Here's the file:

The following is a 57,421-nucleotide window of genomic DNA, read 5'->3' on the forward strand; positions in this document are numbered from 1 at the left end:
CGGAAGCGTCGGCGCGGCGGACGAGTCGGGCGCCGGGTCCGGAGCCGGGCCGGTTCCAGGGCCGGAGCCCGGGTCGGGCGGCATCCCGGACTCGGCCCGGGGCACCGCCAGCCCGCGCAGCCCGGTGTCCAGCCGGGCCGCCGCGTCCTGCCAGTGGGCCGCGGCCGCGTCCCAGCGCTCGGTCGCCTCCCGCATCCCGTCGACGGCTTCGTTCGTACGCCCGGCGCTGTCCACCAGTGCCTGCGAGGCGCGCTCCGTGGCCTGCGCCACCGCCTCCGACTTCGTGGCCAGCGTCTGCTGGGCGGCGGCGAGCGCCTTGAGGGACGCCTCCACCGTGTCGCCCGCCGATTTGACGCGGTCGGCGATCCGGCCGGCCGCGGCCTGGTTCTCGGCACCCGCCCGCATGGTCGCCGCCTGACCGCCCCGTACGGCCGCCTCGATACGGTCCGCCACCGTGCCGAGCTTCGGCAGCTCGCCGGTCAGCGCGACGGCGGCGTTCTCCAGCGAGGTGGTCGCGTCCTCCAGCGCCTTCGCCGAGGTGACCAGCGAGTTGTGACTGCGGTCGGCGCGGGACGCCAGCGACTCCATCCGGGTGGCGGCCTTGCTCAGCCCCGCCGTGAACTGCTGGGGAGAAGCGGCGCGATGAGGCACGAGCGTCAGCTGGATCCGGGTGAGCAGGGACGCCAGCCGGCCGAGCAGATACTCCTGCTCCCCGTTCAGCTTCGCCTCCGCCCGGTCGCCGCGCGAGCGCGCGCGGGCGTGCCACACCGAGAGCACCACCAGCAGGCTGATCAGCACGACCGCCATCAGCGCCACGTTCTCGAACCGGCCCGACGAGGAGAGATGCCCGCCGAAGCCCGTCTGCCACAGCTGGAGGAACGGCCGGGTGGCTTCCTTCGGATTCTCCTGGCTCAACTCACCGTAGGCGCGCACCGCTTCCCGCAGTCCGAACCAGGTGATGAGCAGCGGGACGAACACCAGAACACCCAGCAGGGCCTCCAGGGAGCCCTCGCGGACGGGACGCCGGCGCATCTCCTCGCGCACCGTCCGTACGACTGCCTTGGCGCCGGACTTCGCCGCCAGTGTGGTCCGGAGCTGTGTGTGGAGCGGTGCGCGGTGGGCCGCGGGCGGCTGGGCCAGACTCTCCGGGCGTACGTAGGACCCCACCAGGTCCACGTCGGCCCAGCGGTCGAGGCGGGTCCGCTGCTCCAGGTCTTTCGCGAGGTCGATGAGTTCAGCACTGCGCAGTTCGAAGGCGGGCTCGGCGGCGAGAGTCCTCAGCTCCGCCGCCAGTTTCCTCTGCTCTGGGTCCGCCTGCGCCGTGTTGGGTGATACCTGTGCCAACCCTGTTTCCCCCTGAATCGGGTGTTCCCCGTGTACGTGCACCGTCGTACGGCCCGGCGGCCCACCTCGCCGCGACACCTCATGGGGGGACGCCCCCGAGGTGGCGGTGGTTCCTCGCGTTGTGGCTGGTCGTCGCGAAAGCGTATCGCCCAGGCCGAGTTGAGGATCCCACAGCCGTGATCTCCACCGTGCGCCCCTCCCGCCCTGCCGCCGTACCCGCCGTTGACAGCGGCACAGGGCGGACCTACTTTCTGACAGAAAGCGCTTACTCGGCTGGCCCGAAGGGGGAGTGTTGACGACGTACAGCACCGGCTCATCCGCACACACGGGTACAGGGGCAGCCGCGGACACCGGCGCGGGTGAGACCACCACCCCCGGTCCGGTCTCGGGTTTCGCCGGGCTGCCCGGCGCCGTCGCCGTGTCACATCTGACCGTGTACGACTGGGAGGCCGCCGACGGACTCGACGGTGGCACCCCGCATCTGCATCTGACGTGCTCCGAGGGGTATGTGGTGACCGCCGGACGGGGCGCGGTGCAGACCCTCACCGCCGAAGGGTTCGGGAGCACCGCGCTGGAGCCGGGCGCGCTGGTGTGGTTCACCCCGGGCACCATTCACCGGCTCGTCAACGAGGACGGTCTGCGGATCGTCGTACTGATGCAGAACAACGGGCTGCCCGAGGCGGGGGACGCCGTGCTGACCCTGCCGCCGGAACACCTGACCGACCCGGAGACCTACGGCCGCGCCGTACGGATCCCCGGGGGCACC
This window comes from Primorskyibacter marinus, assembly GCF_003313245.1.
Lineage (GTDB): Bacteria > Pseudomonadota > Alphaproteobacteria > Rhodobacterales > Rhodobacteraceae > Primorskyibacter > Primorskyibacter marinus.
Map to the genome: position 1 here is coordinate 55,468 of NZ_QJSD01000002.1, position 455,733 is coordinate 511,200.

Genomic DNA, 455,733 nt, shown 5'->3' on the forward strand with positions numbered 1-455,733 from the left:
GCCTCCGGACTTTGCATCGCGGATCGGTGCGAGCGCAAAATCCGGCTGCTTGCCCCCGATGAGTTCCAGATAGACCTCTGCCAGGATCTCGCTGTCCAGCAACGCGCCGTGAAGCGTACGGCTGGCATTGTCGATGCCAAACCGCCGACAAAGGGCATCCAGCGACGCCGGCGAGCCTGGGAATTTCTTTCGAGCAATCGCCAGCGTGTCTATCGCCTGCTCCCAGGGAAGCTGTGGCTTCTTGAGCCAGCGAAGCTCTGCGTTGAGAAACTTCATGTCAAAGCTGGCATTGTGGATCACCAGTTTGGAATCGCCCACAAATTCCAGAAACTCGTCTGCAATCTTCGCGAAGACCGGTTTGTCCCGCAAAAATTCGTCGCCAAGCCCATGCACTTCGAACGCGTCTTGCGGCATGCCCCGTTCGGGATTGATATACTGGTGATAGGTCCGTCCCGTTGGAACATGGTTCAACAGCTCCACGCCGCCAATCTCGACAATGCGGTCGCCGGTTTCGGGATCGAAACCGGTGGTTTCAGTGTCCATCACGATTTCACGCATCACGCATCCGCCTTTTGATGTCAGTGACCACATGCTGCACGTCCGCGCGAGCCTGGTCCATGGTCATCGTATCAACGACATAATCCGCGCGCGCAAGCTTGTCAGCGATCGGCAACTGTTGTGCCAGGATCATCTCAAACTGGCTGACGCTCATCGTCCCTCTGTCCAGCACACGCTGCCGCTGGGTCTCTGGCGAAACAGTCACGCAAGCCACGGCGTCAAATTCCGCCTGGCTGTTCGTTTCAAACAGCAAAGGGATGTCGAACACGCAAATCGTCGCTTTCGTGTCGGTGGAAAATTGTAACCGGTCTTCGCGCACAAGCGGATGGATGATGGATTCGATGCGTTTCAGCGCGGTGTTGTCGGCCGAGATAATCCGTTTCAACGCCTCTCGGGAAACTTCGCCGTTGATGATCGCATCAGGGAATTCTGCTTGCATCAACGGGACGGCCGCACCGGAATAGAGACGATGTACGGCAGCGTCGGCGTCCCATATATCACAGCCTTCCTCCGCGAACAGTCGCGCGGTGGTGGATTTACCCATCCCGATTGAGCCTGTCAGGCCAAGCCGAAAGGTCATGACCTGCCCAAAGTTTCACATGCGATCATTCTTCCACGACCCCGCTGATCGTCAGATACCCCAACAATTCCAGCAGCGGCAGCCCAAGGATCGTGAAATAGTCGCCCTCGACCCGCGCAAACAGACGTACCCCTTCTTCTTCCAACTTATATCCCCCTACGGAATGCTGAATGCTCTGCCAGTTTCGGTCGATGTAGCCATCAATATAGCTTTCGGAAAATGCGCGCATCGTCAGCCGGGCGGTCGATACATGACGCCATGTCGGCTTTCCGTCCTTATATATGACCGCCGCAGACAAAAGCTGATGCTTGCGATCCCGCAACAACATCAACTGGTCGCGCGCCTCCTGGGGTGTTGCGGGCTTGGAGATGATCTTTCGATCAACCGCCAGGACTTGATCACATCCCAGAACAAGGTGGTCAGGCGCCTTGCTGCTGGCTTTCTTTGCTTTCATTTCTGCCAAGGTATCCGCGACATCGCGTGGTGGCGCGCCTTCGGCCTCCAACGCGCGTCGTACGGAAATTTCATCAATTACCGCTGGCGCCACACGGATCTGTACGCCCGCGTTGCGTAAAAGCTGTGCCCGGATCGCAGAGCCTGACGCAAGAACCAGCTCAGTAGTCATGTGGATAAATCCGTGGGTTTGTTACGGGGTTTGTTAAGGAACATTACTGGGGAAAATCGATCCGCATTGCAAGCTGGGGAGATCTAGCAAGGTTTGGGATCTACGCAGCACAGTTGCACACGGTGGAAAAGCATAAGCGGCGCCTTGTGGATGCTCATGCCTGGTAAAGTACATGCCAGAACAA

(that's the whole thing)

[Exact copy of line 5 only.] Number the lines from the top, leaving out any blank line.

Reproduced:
Map to the genome: position 1 here is coordinate 55,468 of NZ_QJSD01000002.1, position 455,733 is coordinate 511,200.